Long leaf pine flooring was placed in an addition for a home remodeling project by RishMartin, Austin, TX. AUSTIN, TX — Reusing original items for remodeling - doors, windows, flooring - or installing reclaimed lumber and wood components from other sources, is a leading trend among award winning remodeling projects in the past year.
Reuse of cabinetry, weathered barn doors and repurposing a dresser into a bathroom vanity were elements in projects done by winners of in the Contractor of the Year (CotY) awards program from the National Association of the Remodeling Industry
John Albrecht, president of Albrecht Wood Interiors Inc.,Centerville, OH, says clients want their project to have an antique-look. As a custom cabinetmaker and woodworking expert, Albrecht has noticed a trend toward the distressed wood interiors and away from the sleek, contemporary look.
“Old is new,” Albrecht says. “Clients are consistently asking me to repurpose an old piece of wood into something else or build something new and distress it to look old.”
Though Albrecht's win in the national 2012 CotY Awards was a sleek, modern design, local level winners in the 2012 contest featured lots of distressed wood and reused components.
RisherMartin Renovations, Austin, TX, sees almost all its clients request reuse of materials in remodeling projects.
"People try to save as much as possible; they don’t want to replace everything,” says Christopher Risher, owner of the custom wood interios and remodeling busienss.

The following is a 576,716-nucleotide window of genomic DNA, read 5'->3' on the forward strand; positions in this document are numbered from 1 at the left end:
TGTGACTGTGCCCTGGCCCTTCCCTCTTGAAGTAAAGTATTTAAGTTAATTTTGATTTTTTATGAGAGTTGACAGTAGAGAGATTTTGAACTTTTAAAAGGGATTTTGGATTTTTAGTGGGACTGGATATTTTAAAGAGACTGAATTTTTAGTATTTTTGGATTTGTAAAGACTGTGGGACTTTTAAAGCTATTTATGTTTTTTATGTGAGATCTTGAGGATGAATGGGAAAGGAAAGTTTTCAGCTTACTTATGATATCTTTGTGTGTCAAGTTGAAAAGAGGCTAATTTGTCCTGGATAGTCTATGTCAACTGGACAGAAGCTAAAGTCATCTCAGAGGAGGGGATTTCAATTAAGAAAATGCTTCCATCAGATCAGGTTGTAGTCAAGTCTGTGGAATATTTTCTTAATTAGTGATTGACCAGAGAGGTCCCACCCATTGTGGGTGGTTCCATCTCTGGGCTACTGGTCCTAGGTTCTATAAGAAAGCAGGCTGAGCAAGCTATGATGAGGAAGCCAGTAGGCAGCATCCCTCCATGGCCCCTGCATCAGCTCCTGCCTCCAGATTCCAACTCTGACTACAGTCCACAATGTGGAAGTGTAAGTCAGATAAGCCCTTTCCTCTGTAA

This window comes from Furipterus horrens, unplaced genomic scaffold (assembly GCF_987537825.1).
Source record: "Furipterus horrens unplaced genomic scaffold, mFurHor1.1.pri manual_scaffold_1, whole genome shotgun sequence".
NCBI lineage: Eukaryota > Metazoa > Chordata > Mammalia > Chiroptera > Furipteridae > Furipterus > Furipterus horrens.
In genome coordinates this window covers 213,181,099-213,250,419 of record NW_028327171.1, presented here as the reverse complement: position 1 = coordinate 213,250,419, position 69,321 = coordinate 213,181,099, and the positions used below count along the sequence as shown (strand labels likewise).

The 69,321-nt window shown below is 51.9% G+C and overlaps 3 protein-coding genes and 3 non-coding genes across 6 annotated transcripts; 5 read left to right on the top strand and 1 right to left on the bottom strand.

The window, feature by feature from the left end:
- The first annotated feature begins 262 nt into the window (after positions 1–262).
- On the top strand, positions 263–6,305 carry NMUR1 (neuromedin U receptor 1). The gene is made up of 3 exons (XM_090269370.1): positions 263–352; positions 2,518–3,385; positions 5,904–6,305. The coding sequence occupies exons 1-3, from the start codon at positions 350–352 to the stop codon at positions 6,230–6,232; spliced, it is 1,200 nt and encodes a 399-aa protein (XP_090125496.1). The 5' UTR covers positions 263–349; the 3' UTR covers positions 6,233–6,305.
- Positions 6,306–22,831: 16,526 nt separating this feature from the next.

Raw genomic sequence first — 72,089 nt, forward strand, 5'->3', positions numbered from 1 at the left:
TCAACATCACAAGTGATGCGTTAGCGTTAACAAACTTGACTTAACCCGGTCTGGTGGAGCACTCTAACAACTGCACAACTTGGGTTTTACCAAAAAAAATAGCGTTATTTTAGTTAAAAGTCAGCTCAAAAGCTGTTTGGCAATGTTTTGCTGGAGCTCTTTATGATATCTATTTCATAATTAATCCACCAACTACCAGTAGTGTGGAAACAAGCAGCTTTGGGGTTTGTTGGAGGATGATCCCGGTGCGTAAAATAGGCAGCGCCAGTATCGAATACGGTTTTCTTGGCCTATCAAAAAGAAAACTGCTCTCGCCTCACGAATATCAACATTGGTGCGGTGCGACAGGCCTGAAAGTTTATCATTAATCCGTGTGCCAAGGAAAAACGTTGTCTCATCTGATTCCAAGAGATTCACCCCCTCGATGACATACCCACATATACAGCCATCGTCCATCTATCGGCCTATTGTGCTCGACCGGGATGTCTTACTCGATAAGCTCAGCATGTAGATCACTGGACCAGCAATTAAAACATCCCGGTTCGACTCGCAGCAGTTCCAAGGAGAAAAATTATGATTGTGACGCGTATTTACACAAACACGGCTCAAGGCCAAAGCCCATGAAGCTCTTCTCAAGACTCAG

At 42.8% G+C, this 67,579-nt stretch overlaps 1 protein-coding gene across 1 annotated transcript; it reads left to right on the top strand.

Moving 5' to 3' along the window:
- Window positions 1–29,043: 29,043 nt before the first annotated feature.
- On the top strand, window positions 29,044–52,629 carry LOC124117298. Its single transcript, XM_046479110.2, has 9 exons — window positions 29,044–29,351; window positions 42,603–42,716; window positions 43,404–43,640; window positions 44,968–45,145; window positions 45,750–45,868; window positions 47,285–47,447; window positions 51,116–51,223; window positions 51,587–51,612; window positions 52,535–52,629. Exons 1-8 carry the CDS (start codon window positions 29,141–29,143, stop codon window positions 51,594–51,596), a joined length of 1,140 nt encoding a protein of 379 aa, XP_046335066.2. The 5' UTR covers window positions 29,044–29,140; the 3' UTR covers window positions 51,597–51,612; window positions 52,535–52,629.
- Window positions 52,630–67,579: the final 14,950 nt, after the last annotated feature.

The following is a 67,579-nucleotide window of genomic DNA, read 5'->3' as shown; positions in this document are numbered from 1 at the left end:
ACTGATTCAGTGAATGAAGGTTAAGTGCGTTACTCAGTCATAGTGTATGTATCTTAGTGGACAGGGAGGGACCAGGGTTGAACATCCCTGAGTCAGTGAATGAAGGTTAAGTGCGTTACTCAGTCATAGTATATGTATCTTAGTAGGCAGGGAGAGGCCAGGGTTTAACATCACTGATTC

“We found the flooring through a salvage company in Dallas," Risher says. "It took quite a bit of work to make it match the original.” Risher separated damaged pieces, using twice as much wood filler to seal imperfections, before sanding and staining.
• Pocket doors: Albrecht says these are often used by designers in areas where space is too restricted to use a swinging door. But he warns clients to include them in areas with limited use. “They’re not built as well as they used to be, and a standard 2x4 wall-width doesn’t allow for a wide enough gap,” he says. He adds that once they fall off their track, it’s hard to fix without tearing open part of the wall and casing.
• Sunrooms: Many projects this year included sunrooms, which is a great way to increase living space inside and outside. New technologies allow for use of sunrooms all year.
• Subway tile: Fifty percent of Risher’s clients are putting subway tile into projects. “Clients like the look of it,” he says. Also, subway tile is known for its durability and modern aesthetic. It comes in a variety of sizes and colors to match any kitchen or bath.
• Spray foam insulation: Remodelers know that as long as walls are being torn apart, it’s a good idea to add extra insulation to increase efficiency. CotY winners this year used a lot of spray foam to insulate projects—keeping warm and cool air in and reducing energy costs in the long-run.